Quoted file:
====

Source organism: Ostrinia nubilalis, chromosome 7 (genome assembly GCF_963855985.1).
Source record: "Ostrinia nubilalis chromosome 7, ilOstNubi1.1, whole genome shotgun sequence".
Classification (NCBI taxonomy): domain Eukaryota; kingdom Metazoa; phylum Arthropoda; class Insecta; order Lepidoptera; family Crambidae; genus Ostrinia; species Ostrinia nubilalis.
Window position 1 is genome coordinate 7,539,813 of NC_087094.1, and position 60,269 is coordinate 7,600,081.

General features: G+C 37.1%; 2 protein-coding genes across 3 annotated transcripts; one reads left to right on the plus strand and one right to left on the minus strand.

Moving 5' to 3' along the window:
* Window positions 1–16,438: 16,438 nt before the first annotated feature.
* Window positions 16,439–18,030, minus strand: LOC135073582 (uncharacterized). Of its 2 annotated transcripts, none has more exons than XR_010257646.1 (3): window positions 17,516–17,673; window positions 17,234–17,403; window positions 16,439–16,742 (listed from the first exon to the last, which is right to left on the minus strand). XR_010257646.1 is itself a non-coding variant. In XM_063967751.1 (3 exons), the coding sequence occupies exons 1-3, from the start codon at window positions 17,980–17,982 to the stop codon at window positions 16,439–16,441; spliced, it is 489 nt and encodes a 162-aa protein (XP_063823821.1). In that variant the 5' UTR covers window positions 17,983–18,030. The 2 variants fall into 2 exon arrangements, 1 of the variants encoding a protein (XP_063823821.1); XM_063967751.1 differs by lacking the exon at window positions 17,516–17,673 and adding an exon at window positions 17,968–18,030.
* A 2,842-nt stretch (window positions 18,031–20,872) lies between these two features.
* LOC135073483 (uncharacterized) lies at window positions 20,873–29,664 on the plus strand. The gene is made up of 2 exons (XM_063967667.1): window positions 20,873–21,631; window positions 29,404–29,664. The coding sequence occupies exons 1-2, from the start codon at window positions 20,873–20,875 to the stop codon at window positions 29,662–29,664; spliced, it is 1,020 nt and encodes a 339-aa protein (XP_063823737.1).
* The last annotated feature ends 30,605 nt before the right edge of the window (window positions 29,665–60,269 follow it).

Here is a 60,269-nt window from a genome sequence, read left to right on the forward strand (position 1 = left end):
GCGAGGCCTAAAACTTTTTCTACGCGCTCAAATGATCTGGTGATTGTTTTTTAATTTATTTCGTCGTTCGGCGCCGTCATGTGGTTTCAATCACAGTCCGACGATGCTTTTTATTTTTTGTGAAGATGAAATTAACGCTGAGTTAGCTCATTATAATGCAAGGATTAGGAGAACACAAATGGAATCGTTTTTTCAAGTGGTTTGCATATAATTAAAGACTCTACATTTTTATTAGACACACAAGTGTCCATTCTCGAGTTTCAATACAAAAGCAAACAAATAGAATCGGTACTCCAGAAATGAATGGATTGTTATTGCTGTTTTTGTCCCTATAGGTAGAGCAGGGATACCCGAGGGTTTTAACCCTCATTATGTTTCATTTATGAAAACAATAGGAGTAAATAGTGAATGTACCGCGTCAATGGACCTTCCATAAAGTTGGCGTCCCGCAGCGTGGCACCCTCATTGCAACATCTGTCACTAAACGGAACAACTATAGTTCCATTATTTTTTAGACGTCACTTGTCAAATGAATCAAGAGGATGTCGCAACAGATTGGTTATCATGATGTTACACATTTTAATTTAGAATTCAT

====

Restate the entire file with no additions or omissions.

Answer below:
Source organism: Ostrinia nubilalis, chromosome 7 (genome assembly GCF_963855985.1).
Source record: "Ostrinia nubilalis chromosome 7, ilOstNubi1.1, whole genome shotgun sequence".
Classification (NCBI taxonomy): domain Eukaryota; kingdom Metazoa; phylum Arthropoda; class Insecta; order Lepidoptera; family Crambidae; genus Ostrinia; species Ostrinia nubilalis.
Window position 1 is genome coordinate 7,539,813 of NC_087094.1, and position 60,269 is coordinate 7,600,081.

General features: G+C 37.1%; 2 protein-coding genes across 3 annotated transcripts; one reads left to right on the plus strand and one right to left on the minus strand.

Moving 5' to 3' along the window:
* Window positions 1–16,438: 16,438 nt before the first annotated feature.
* Window positions 16,439–18,030, minus strand: LOC135073582 (uncharacterized). Of its 2 annotated transcripts, none has more exons than XR_010257646.1 (3): window positions 17,516–17,673; window positions 17,234–17,403; window positions 16,439–16,742 (listed from the first exon to the last, which is right to left on the minus strand). XR_010257646.1 is itself a non-coding variant. In XM_063967751.1 (3 exons), the coding sequence occupies exons 1-3, from the start codon at window positions 17,980–17,982 to the stop codon at window positions 16,439–16,441; spliced, it is 489 nt and encodes a 162-aa protein (XP_063823821.1). In that variant the 5' UTR covers window positions 17,983–18,030. The 2 variants fall into 2 exon arrangements, 1 of the variants encoding a protein (XP_063823821.1); XM_063967751.1 differs by lacking the exon at window positions 17,516–17,673 and adding an exon at window positions 17,968–18,030.
* A 2,842-nt stretch (window positions 18,031–20,872) lies between these two features.
* LOC135073483 (uncharacterized) lies at window positions 20,873–29,664 on the plus strand. The gene is made up of 2 exons (XM_063967667.1): window positions 20,873–21,631; window positions 29,404–29,664. The coding sequence occupies exons 1-2, from the start codon at window positions 20,873–20,875 to the stop codon at window positions 29,662–29,664; spliced, it is 1,020 nt and encodes a 339-aa protein (XP_063823737.1).
* The last annotated feature ends 30,605 nt before the right edge of the window (window positions 29,665–60,269 follow it).

Here is a 60,269-nt window from a genome sequence, read left to right on the forward strand (position 1 = left end):
GCGAGGCCTAAAACTTTTTCTACGCGCTCAAATGATCTGGTGATTGTTTTTTAATTTATTTCGTCGTTCGGCGCCGTCATGTGGTTTCAATCACAGTCCGACGATGCTTTTTATTTTTTGTGAAGATGAAATTAACGCTGAGTTAGCTCATTATAATGCAAGGATTAGGAGAACACAAATGGAATCGTTTTTTCAAGTGGTTTGCATATAATTAAAGACTCTACATTTTTATTAGACACACAAGTGTCCATTCTCGAGTTTCAATACAAAAGCAAACAAATAGAATCGGTACTCCAGAAATGAATGGATTGTTATTGCTGTTTTTGTCCCTATAGGTAGAGCAGGGATACCCGAGGGTTTTAACCCTCATTATGTTTCATTTATGAAAACAATAGGAGTAAATAGTGAATGTACCGCGTCAATGGACCTTCCATAAAGTTGGCGTCCCGCAGCGTGGCACCCTCATTGCAACATCTGTCACTAAACGGAACAACTATAGTTCCATTATTTTTTAGACGTCACTTGTCAAATGAATCAAGAGGATGTCGCAACAGATTGGTTATCATGATGTTACACATTTTAATTTAGAATTCAT